In 1839, the revolt of Mende captives aboard a Spanish owned ship causes a major controversy in the United States when the ship is captured off the coast of Long Island. The courts must decide whether the Mende are slaves or legally free.
Two parallel stories are told. In the first, a group of research scientists from a variety of backgrounds are investigating the strange appearance of items in remote locations, primarily desert regions. In continuing their investigation, one of the lead scientists, a Frenchman named Claude Lacombe, incorporates the Kodály method of music education as a means of communication in their work. The response, in turn, at first baffles the researchers, until American cartographer David Laughlin deciphers the meaning of the response. In the second, electric company lineman and family man Roy Neary and single mother Jillian Guiler are among some individuals in Muncie, Indiana who experience some paranormal activity before some flashes of bright lights in the sky, which they believe to be a UFO. Roy becomes obsessed with what he saw, unlike some others, especially in some form of authority, who refuse to acknowledge their belief that it was a UFO in not wanting to appear crazy. That obsession ...Written by
The humans communicate with the aliens by making music with their computers. Writer-director Steven Spielberg's mother was a musician and his father was a computer scientist. Spielberg himself had not thought of this until it was pointed out by James Lipton in an interview on Inside the Actors Studio (1994). See more »
When the 1940s-era abducted military personnel are coming off the mothership, they have 1970s-style haircuts and sideburns. See more »
Near the end of the credits it starts to reads as follows: "During the filming of all animal sequences, H.L. EDWARDS, Veterinarian of Gillette, Wyoming, was in attendance at all times to aid the filmmakers and the anesthetist in proper treatment of the animals used, and at no time were the animals harmed or mistreated in any way." See more »
The Criterion Collection 3-disc Laserdisc released in 1990 featured both the 1977 Theatrical & 1980 Special Edition cuts. The theatrical however held onto the '80 Special Edition shot of a shadowed spaceship flying over Roy's truck. This was requested by Steven Spielberg while overseeing the disc's production. The 1980 cut can only be viewed on players that could have re-arranged the disc's chapters from the end of the disc to earlier on, requiring a 5-second pause between chapters. See more »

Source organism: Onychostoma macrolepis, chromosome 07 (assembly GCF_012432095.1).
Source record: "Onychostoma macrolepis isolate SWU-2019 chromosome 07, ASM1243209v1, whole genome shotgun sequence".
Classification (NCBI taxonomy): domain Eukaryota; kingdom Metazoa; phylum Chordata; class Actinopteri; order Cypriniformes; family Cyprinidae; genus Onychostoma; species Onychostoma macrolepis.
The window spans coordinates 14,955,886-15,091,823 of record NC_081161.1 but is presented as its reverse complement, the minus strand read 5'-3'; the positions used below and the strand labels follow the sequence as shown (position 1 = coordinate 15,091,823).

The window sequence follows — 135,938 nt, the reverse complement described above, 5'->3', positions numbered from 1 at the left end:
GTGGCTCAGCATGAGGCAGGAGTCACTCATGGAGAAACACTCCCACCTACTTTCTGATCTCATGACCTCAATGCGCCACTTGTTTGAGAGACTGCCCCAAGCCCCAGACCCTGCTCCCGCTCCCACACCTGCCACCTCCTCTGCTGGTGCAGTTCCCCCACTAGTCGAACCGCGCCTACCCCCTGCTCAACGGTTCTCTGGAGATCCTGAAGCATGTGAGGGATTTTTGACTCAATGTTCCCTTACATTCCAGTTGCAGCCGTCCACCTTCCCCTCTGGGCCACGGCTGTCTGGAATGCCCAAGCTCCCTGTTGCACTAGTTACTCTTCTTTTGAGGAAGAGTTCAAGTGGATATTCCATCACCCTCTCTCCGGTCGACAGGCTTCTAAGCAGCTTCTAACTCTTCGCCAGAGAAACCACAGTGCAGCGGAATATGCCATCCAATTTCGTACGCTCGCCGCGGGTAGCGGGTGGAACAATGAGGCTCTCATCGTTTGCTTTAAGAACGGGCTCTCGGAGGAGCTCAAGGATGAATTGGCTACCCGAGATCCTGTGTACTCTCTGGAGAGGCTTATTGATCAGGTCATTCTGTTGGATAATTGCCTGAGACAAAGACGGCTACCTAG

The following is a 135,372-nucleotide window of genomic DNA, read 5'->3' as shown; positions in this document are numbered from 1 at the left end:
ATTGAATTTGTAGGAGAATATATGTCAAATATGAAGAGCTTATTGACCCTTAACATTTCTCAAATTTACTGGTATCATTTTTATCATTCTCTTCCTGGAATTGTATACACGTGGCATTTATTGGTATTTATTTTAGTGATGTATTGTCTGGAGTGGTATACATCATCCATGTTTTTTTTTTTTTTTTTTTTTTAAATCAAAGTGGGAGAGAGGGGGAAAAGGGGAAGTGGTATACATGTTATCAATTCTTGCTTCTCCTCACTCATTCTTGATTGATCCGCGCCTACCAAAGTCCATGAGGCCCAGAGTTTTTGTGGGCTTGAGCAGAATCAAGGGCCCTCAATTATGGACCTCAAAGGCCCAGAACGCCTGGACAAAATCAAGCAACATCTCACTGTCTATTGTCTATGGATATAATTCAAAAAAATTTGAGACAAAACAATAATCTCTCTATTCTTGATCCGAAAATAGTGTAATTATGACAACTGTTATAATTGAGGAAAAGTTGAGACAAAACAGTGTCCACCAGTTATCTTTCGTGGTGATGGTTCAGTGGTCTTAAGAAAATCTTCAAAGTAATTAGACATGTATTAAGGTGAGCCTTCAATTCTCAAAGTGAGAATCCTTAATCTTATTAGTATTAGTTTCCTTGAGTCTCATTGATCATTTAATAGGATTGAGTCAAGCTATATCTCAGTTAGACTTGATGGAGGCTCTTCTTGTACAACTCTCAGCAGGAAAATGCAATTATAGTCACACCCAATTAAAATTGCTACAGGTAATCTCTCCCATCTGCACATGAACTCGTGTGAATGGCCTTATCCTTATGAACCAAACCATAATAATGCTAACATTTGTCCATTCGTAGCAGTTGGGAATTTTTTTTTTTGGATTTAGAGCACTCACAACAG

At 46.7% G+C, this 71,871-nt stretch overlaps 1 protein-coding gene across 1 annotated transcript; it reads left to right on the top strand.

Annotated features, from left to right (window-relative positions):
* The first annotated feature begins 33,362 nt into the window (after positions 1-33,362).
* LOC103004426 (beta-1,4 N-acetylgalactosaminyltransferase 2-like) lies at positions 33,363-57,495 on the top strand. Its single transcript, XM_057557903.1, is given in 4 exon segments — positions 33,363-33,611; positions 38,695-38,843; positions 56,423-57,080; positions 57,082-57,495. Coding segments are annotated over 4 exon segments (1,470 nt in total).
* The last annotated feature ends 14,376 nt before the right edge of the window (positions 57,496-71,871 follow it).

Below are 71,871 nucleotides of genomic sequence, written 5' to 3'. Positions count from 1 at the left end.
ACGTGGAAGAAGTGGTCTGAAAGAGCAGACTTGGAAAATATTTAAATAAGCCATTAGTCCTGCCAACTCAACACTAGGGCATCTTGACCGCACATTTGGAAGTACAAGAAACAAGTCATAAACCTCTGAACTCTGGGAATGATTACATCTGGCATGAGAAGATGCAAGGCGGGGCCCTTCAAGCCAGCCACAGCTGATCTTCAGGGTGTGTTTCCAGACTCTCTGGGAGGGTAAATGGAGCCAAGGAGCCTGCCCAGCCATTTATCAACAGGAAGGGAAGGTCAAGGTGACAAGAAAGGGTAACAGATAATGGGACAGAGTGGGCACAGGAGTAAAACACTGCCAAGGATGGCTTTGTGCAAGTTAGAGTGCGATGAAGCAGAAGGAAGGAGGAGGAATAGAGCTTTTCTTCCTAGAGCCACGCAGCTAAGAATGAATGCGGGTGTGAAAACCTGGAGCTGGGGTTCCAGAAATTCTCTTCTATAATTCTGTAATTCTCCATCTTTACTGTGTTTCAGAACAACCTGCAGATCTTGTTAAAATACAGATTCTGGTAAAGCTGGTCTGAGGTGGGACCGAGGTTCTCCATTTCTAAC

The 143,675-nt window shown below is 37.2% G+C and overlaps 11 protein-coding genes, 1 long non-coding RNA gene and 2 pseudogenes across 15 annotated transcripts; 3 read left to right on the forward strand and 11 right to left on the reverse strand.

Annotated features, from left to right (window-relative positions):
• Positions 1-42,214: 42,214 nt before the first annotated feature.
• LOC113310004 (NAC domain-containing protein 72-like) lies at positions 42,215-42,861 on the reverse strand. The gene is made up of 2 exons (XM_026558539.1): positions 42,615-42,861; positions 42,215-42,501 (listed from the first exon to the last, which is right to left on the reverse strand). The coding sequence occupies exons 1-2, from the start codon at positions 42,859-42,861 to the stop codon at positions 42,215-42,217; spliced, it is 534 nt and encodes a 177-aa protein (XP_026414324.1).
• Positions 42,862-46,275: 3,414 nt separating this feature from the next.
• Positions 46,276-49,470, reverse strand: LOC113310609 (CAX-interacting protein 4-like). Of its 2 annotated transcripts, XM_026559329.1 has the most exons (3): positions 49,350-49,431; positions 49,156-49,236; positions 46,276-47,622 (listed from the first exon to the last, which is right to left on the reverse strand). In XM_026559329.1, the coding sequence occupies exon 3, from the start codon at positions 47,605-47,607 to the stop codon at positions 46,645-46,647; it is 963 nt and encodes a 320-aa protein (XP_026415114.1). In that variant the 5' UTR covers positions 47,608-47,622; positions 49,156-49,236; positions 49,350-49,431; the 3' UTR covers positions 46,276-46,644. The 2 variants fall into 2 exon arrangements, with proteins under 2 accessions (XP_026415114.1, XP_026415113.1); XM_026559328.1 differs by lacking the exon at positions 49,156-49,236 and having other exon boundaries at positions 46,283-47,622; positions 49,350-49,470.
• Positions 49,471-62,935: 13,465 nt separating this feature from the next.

Strong emotional core that avoids Rockwell-esque sentimentality
When the whole area suffers a full blackout, electrician Roy Neary is called out to service some poles suspected of being down. Sitting in his truck trying to find directions he is suddenly caught in a bright light and the electric's on his truck fail. Shortly it passes and he sees a craft pass overhead. At the same time nearby a woman pursues her young son who has wandered out in search of the lights that have been calling to him. Both adults are left wanting to know the truth and filled with half-ideas and images that haunt them when Gillian Guiler son is taken, this becomes even more important to them. Meanwhile the military, led by investigator Claude Lacombe uncover planes and ships that have been missing for decades and uncover hidden codes and signals in the mysterious crafts.
I am currently ploughing my way through Speilberg's Taken on BBC2 so I thought I'd give this classic another view just to remind myself how good Speilberg and aliens can be. The plot is perfect for any UFO nut the government are behind everything and know of everything. The story unfolds really well the three main stories complimenting each other and giving the film a sense of pace. The strand with Lacombe following events all round the globe is the least personal (and thus least involving) but it is enticing us for the climax of the film. Neary's soul searching maybe does go on a little too long but the emotion in the family situation is intense and his frustration and sense of confusion is very real. Although the thrid strand has less screen time the abduction of the child is a powerful scene and the emotion is well brought out.
The special effects are very good but the glue of the film is the emotional telling. This is Speilberg doing well he never really gives into his American Apple Pie style sentimentality and the film keeps moving along and has a real emotional heart to it. The climax of the movie always sort of messes me up and I find it best not to question it's logic on any level for fear of holes opening up all over it but it does have a sense of childlike wonder to it, which I guess Speilberg was trying to get across.
As usual Dreyfuss does well under Speilberg and he is mostly responsible for keeping the emotion in his character realistic without being all syrupy and sickly. Truffaut is OK but it's impossible to see him as anyone but Francis Truffaut and his character suffers as a result. Garr and Dillon are both strong female characters for different reasons and the support cast are generally very good (including a good handful of the Dreyfuss family).
Overall this film never gets me as one of the greatest sci-fi's of all time, but it is certainly a very good film that takes `real' people as it's driver and not flashy effect shots. That `Taken' seems to be slipping into Norman Rockwell type mawkishness is good enough reason to revisit CE3K.
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